Welcome to one of the best places in the world to find the tawny, black-striped Royal Bengal Tiger, elusive and stealthy, noble and regal: Nagarhole. Karnataka's Nagarhole National Park (officially known as the Rajiv Gandhi National Park) is part of the Nilgiri Biosphere Reserve, India's largest stretch of protected forest, an area which includes, besides Nagarhole, the neighbouring sanctuaries of Bandipur, Mudumalai and Wynaad. Established in 1955 as a wildlife sanctuary, Nagarhole was designated a national park twenty years later. The park today stretches in a series of gentle hills and valleys, over an expanse of 640 sq km, north of the river Kabini. The park is centred around a perennial water reservoir formed in 1974, when the Kabini River was dammed.
Nagarhole's vegetation is refreshingly different from Bandipur's dry scrub- moist deciduous forests, including bamboo, teak, eucalyptus and cassia, cover much of the sanctuary, providing a refuge for a wide range of animals and birds. Nagarhole has all the resident wildlife of the Nilgiri hills: Nilgiri tahr, Nilgiri langur, bison, leopard, Asian elephant, wild boar, deer, dhole (wild dog) and porcupine, besides tigers. A high canopy of trees- up to thirty metres tall in some places- harbours rare birds such as the endangered Malabar trogon, the Malabar pied hornbill and the crested hawk-eagle.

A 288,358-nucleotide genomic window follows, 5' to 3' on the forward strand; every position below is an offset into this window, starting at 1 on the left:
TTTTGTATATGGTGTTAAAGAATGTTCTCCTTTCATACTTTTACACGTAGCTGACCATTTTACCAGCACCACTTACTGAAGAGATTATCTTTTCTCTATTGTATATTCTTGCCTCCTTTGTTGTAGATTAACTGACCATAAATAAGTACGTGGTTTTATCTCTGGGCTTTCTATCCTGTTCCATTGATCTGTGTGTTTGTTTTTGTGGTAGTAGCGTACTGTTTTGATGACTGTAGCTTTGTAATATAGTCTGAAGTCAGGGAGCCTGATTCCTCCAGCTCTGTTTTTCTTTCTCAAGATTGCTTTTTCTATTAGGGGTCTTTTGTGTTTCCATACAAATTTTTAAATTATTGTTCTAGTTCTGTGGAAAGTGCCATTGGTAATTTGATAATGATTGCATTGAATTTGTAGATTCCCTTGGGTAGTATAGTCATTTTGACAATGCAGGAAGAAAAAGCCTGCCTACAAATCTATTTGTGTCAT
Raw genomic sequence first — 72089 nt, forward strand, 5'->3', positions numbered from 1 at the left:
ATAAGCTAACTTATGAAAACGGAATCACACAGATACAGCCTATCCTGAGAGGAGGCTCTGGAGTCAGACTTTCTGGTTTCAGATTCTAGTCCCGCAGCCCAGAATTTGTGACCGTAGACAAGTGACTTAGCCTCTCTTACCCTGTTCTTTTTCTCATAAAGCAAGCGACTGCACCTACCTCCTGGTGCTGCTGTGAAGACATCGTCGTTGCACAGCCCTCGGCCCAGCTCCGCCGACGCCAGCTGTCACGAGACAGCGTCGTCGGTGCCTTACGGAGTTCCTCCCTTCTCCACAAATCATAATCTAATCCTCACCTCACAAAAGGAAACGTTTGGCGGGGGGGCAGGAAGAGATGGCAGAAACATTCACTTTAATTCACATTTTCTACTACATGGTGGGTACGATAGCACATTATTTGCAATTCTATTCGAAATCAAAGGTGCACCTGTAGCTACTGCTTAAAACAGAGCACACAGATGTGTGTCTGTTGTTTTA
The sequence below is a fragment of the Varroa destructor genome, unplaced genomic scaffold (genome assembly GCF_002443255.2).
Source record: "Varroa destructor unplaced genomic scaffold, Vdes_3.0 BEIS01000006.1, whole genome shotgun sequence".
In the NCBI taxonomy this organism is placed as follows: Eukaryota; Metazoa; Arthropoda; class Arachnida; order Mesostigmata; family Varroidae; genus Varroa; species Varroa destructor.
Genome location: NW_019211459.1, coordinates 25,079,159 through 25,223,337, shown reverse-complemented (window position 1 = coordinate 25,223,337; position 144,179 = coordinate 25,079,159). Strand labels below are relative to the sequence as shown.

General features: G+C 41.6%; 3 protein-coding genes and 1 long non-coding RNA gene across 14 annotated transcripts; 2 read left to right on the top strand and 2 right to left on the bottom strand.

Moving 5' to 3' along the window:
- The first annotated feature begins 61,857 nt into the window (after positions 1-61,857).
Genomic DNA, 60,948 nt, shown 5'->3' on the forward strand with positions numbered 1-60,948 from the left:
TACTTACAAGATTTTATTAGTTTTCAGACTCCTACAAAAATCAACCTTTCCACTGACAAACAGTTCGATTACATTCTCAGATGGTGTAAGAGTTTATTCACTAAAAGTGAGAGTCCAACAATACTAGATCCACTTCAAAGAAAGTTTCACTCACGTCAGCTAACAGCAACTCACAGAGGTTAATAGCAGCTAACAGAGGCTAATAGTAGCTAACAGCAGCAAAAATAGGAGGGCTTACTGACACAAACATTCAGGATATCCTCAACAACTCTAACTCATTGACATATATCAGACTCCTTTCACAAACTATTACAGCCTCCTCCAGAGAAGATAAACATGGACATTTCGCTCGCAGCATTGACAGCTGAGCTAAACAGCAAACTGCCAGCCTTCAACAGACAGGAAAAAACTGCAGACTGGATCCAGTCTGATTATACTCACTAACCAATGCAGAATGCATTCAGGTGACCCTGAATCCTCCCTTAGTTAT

Nagarhole saw some upheavals in 1992, when quarrelling between the wardens of the park and the local villagers resulted in arson which had an enormously adverse impact on the park and its wildlife. It will still take a few years for Nagarhole's forest and animal count to get back to normal but there has already been a resurrection of sorts and things get better every year.
Best time to visit
Nagarhole can be visited all through winter and through the pre-monsoon half of the summer. The winter months from November-February are exceedingly pleasant, and are the best time to go if you don’t like being hot and sweaty. The summer, on the other hand, though it may be pretty hot, is a great time to see wildlife, including the tiger. The dry, hot season (March-May) is the time when the animals gather at the lake, allowing for great wildlife viewing. The monsoons (June-September) are best avoided, as the entire road network gets washed out, and leeches and dense undergrowth proliferate in the forest.